× Digital News Videos Health & Science Opinion Education Columnists Lifestyle Cartoons Moi Cabinets Kibaki Cabinets Arts & Culture Podcasts E-Paper Tributes Lifestyle & Entertainment Nairobian Entertainment Eve Woman TV Stations KTN Home KTN News BTV KTN Farmers TV Radio Stations Radio Maisha Spice FM Vybez Radio Enterprise VAS E-Learning Digger Classified Jobs Games Crosswords Sudoku The Standard Group Corporate Contact Us Rate Card Vacancies DCX O.M Portal Corporate Email RMS
×

Britain authorises scientist to modify human embryos

WORLD
By Reuters | February 2nd 2016

A scientist in Britain has been given the green light to edit the genes of human embryos for research.

This comes less than a year after Chinese scientists caused an international furore by saying they had genetically modified human embryos.

Kathy Niakan, a stem cell scientist from London’s Francis Crick Institute, was granted a licence to carry out similar experiments.

Dr Niakan will be using a technique that some say could eventually be used to create “designer babies”.

“The Human Fertilisation and Embryology Authority (HFEA) has approved a research application from the Francis Crick Institute to use new ‘gene editing’ techniques on human embryos,” Niakan’s lab said yesterday.

It said the work carried out “will be for research purposes and will look at the first seven days of a fertilised egg’s development, from a single cell to around 250 cells”.

Niakan plans to carry out her experiments using CRISPR-Cas9, a technology that is already the subject of fierce international debate because of fears that it could be used to create babies to order.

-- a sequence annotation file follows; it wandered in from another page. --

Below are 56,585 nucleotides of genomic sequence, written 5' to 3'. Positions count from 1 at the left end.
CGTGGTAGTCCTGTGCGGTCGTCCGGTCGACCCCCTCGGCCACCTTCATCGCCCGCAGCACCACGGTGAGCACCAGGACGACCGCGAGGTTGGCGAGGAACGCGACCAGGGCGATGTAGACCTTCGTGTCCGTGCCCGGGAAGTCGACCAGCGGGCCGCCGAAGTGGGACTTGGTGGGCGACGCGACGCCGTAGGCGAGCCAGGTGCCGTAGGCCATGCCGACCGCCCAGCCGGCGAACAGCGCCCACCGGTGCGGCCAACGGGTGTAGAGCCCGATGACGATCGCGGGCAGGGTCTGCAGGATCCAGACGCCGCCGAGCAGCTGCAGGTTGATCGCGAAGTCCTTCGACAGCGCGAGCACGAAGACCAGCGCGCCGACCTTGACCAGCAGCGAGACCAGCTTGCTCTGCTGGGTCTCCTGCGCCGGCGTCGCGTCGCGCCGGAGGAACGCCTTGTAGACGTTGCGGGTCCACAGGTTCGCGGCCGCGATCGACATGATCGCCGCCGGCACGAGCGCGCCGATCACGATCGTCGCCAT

CRISPR can enable scientists to find and modify or replace genetic defects, and many of them have described it as “game-changing”.

David King, director of the UK campaign group Human Genetics Alert, called Niakan’s plans “the first step on a path ... toward the legalisation of GM babies”.

Niakan said she has no intention of genetically altering embryos for use in human reproduction, but wants to deepen scientific understanding of how a healthy human embryo develops, something that could, in the long term, help to improve infertility treatments.

At a briefing for reporters in London last month, she said the first gene she planned to target was one called Oct4, which she believes may have a crucial role in the earliest stages of human fetal development.

Bruce Whitelaw, a professor of animal biotechnology at Edinburgh University’s Roslin Institute on Scotland, said the HFEA’s decision had been reached “after robust assessment”. “This project, by increasing our understanding of how the early human embryo develops and grows, will add to the basic scientific knowledge needed for devising strategies to assist infertile couples and reduce the anguish of miscarriage,” he said.

Share this story
Cost of convenience in higher education
The Commission of University Education (CUE) threatened to close several campuses before the Education Cabinet Secretary intervened and extended the grace period by a year.
Why Kenyan boxers are winning medals once again
The BFK led by President Anthony ‘Jamal’ Ombok was elected into the office in 2019 and has since...

.
RECOMMENDED NEWS

Feedback